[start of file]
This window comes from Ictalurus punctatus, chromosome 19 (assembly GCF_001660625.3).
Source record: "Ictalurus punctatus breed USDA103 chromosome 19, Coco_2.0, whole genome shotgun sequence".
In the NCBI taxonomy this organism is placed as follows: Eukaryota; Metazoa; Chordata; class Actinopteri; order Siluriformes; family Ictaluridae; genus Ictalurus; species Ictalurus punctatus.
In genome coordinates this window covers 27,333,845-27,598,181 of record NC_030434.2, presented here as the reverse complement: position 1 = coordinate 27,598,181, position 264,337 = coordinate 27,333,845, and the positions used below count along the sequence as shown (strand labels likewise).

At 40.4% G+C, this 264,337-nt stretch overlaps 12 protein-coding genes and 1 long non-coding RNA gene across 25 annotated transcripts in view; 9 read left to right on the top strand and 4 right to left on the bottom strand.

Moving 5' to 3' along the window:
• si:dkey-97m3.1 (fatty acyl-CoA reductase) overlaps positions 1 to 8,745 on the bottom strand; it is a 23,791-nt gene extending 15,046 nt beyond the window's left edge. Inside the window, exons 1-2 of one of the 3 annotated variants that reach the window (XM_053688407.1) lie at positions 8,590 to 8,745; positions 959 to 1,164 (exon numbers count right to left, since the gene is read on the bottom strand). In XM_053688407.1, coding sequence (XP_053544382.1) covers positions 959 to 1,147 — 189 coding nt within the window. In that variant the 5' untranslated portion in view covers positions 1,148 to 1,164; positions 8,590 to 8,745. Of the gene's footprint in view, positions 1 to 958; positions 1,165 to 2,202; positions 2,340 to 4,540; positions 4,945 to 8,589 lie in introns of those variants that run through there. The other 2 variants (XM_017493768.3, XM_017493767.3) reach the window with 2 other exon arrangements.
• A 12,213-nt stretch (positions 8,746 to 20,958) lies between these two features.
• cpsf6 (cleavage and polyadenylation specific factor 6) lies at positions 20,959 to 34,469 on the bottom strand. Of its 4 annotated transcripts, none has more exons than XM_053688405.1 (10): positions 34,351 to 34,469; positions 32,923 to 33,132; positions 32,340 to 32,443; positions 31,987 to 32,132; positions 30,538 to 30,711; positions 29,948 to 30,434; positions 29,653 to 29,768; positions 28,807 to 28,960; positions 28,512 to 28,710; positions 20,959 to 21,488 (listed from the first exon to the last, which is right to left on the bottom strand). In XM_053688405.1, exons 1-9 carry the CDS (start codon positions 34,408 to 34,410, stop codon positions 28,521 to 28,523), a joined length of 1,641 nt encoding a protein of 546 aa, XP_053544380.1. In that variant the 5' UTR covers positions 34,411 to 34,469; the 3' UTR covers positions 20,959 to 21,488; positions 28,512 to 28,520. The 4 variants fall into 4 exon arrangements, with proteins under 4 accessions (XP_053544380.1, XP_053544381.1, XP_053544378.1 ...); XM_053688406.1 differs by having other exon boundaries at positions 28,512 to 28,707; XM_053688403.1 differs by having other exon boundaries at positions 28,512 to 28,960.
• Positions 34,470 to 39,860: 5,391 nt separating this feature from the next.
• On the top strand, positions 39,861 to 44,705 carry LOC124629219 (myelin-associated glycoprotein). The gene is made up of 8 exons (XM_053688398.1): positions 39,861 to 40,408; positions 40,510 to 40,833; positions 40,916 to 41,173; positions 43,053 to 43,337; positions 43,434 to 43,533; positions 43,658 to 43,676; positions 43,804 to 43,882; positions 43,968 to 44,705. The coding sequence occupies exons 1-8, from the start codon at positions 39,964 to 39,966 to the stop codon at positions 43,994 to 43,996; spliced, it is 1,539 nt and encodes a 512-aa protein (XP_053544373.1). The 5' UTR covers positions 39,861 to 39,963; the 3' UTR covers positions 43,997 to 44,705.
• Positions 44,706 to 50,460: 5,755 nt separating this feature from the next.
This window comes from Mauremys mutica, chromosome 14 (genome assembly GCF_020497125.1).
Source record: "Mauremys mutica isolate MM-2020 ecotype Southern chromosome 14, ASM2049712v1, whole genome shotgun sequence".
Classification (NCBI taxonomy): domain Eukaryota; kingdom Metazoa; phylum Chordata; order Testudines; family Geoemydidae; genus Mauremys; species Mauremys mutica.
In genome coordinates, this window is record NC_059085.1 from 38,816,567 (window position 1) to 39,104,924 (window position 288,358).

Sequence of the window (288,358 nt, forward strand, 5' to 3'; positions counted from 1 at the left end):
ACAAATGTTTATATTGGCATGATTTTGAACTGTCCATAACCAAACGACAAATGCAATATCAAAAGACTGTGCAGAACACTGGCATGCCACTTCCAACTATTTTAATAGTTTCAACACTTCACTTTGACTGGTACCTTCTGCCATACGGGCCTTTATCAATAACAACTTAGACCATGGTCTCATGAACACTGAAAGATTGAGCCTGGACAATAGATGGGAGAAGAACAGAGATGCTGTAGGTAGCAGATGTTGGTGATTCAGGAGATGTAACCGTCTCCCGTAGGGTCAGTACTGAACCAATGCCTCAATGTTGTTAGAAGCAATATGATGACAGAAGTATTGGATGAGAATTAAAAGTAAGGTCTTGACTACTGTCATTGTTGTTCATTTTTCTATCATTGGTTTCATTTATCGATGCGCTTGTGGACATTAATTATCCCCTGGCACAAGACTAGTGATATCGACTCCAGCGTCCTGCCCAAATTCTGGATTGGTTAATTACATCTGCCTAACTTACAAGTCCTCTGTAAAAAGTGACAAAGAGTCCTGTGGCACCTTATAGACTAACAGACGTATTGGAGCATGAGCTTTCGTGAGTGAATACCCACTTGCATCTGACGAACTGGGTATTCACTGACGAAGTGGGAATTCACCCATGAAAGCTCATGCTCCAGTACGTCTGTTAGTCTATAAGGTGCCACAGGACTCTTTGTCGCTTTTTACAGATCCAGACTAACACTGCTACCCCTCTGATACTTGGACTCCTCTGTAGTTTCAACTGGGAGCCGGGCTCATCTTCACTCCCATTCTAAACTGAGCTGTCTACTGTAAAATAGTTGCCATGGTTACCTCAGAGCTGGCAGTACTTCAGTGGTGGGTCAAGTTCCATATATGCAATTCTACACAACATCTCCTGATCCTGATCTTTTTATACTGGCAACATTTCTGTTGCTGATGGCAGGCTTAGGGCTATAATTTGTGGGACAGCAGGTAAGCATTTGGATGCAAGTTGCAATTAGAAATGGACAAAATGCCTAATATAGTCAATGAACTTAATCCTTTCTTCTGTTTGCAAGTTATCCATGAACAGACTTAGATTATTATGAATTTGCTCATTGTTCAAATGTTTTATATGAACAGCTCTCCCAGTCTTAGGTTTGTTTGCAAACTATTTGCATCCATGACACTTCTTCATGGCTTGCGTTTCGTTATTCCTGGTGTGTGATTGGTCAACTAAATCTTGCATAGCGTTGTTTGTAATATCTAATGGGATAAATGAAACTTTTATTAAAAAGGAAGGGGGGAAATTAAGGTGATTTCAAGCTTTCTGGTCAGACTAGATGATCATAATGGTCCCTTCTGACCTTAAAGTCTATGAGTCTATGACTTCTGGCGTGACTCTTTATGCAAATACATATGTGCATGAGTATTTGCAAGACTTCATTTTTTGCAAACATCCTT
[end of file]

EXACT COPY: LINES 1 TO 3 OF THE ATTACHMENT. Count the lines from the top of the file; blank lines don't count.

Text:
This window comes from Ictalurus punctatus, chromosome 19 (assembly GCF_001660625.3).
Source record: "Ictalurus punctatus breed USDA103 chromosome 19, Coco_2.0, whole genome shotgun sequence".
In the NCBI taxonomy this organism is placed as follows: Eukaryota; Metazoa; Chordata; class Actinopteri; order Siluriformes; family Ictaluridae; genus Ictalurus; species Ictalurus punctatus.